Wigner release?


Amazing how some days a bunch of information will come together to inspire you to write up something.

This evening a small but significant news item caught my attention. The current deadlock on a government coalition is having a series of consequences: one of them is the fact that Belgians living near nuclear power plants are at present faced with the fact that the expiration date on their iodine pills is only a month away. Due to the fact that we do not have a government, the authorities cannot order new batches at present leaving them effectively unprotected until June of 2008.

My thoughts immediately turned to the polder village of Doel, approx. 10 km from where we live. The photo below was taken by my SO and is a perfect example of how industry (in this case the port of Antwerp) has encroached on agricultural life.

For some reason, the polder villages tend to exercise a huge draw on us. Many of them have disappeared, such as Wilmarsdonk. The steeple of its unhallowed church bears the only testimony to the village's existence, but is now surrounded by containers and the port. Lillo-Fort is another. A little haven of peace and quiet, in the middle of the port, with a small marina, a number of pubs, and the dockers who come to eat there on their breaks. And finally Doel, the last man standing, if you will. Four hundred years ago Doel was reclaimed from the river Scheldt. Today, its inhabitants have left, its pubs are closed but for the mill and people are fighting to keep it alive. Houses are being squatted, windows have been thrown in... A dock has been built nearby and another is in the works. We go there often for Sunday walks along the sea wall, and for a drink at the mill in the photo if only to show our support.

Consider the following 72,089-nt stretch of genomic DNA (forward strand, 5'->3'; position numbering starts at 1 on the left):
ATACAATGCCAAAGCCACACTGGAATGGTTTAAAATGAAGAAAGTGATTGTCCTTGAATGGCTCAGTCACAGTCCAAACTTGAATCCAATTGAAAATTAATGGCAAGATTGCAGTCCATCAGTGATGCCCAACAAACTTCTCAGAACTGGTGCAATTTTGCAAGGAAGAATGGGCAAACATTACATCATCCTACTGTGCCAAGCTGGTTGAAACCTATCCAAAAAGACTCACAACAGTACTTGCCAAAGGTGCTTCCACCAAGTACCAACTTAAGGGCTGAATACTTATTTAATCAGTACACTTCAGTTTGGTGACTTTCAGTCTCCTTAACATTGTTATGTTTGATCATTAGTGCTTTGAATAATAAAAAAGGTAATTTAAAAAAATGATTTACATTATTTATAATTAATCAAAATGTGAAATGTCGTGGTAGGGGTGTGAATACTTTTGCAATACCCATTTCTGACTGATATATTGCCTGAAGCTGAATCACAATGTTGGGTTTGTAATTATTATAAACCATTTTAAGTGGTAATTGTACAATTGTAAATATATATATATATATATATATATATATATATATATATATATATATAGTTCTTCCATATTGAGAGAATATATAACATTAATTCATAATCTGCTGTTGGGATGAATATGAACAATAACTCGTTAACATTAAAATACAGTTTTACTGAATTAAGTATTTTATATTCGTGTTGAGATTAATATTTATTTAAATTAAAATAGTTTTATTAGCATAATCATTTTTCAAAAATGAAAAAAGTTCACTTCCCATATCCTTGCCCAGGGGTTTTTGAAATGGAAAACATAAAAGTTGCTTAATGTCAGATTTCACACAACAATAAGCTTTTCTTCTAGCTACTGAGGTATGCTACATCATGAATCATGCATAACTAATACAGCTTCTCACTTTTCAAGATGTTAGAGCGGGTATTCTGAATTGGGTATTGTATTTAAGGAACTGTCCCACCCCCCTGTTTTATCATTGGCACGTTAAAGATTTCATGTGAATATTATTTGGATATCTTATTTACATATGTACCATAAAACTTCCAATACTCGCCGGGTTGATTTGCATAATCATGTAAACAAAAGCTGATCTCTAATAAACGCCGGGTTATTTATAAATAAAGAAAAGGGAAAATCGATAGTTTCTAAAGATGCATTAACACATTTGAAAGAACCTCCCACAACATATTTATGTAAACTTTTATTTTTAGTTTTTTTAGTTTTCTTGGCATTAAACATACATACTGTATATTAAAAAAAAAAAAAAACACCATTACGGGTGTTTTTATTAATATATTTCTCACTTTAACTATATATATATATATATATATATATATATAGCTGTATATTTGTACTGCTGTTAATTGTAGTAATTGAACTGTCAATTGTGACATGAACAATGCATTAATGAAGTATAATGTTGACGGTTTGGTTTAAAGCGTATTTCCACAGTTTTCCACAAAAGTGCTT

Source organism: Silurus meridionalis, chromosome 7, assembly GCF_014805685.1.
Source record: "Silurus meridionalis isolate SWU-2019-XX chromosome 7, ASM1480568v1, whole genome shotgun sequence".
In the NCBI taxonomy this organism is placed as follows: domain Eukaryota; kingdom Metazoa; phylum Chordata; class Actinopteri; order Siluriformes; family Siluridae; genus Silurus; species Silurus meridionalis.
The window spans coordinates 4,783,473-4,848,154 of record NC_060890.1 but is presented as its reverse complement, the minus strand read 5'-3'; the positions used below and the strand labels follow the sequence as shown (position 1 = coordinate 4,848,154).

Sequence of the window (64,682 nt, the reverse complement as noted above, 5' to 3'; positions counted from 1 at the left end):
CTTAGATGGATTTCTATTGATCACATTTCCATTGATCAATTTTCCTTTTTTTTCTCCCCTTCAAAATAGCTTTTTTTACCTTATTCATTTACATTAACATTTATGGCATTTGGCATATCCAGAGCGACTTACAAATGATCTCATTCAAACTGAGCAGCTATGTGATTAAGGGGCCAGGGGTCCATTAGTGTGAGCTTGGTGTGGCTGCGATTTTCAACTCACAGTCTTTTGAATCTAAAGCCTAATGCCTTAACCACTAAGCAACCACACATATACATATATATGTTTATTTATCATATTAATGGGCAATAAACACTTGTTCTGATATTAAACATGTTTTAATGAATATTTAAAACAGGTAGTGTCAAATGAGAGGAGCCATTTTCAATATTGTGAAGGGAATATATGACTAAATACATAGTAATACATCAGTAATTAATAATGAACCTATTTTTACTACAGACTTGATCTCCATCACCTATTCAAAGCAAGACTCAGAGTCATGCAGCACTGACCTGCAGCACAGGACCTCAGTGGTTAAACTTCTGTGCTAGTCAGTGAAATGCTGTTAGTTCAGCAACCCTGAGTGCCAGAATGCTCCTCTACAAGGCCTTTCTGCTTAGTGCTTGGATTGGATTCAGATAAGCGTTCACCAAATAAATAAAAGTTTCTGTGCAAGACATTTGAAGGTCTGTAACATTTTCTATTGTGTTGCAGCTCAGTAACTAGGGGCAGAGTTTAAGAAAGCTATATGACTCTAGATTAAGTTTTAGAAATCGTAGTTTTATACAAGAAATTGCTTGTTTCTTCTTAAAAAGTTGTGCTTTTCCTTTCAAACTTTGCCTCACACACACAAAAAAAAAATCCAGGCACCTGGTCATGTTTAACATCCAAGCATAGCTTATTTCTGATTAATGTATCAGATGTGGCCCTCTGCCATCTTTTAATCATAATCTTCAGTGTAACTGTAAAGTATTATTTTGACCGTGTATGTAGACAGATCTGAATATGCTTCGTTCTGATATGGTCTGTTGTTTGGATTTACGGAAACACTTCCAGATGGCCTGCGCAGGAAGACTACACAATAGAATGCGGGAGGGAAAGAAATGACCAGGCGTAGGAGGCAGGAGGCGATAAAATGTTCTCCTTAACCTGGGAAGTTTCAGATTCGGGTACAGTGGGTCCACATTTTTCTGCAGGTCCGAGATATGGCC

Across the North Sea is our other nuclear destination: Dungeness.

This is Derek Jarman's Prospect Cottage, with the Dungeness power plant looming in the background. And what a treasure trove this place is: it is one of the stations along the Romney, Hythe and Dymchurch light railway, the 'Listening Ears' or acoustic mirrors in Denge as featured in Coast are nearby and of course the highly valuable nature reserve, in this large expanse of shingle.

Finally, this evening I settled down to some work with the TV buzzing in the background. Gradually I realized that I was watching/listening to a documentary on the Windscale fire, which resulted during a Wigner energy release procedure... It was considered the world's worst nuclear accident, until Chernobyl of course. The site is better known today as Sellafield, a subject of controversy due to the nuclear material processed there.

So what a nuclear day it was.

* I know I probably should follow this up with a remark on nuclear energy but today I simply wanted to focus on the other-worldliness of these places, which I think is what attracts us in the first place.

0 messages:

Lula bites Copyright © 2009 Designed by Ipietoon Blogger Template for Bie Blogger Template Vector by DaPino